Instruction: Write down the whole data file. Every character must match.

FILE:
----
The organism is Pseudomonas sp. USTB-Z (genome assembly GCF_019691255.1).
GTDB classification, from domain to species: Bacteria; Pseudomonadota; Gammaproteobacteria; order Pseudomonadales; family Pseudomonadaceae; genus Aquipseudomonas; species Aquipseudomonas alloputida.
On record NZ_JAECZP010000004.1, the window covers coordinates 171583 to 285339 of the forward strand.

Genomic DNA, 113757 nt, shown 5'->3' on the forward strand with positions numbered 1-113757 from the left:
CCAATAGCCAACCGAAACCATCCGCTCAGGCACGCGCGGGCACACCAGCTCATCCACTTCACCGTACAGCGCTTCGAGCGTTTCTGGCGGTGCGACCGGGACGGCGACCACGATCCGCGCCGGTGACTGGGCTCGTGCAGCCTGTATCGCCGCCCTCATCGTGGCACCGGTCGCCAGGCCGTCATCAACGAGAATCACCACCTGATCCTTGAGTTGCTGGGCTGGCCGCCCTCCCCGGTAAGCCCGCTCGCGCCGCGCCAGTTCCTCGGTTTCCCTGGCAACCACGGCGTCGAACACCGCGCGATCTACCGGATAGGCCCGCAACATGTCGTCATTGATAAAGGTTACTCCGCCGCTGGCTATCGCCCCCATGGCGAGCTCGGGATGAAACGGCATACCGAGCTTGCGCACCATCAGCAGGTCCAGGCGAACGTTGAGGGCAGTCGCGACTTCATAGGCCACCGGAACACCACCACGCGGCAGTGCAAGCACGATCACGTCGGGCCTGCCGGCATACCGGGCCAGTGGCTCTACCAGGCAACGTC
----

The organism is Pseudomonas sp. USTB-Z (genome assembly GCF_019691255.1).
GTDB classification, from domain to species: Bacteria; Pseudomonadota; Gammaproteobacteria; order Pseudomonadales; family Pseudomonadaceae; genus Aquipseudomonas; species Aquipseudomonas alloputida.
On record NZ_JAECZP010000004.1, the window covers coordinates 171583 to 285339 of the forward strand.

Genomic DNA, 113757 nt, shown 5'->3' on the forward strand with positions numbered 1-113757 from the left:
CCAATAGCCAACCGAAACCATCCGCTCAGGCACGCGCGGGCACACCAGCTCATCCACTTCACCGTACAGCGCTTCGAGCGTTTCTGGCGGTGCGACCGGGACGGCGACCACGATCCGCGCCGGTGACTGGGCTCGTGCAGCCTGTATCGCCGCCCTCATCGTGGCACCGGTCGCCAGGCCGTCATCAACGAGAATCACCACCTGATCCTTGAGTTGCTGGGCTGGCCGCCCTCCCCGGTAAGCCCGCTCGCGCCGCGCCAGTTCCTCGGTTTCCCTGGCAACCACGGCGTCGAACACCGCGCGATCTACCGGATAGGCCCGCAACATGTCGTCATTGATAAAGGTTACTCCGCCGCTGGCTATCGCCCCCATGGCGAGCTCGGGATGAAACGGCATACCGAGCTTGCGCACCATCAGCAGGTCCAGGCGAACGTTGAGGGCAGTCGCGACTTCATAGGCCACCGGAACACCACCACGCGGCAGTGCAAGCACGATCACGTCGGGCCTGCCGGCATACCGGGCCAGTGGCTCTACCAGGCAACGTC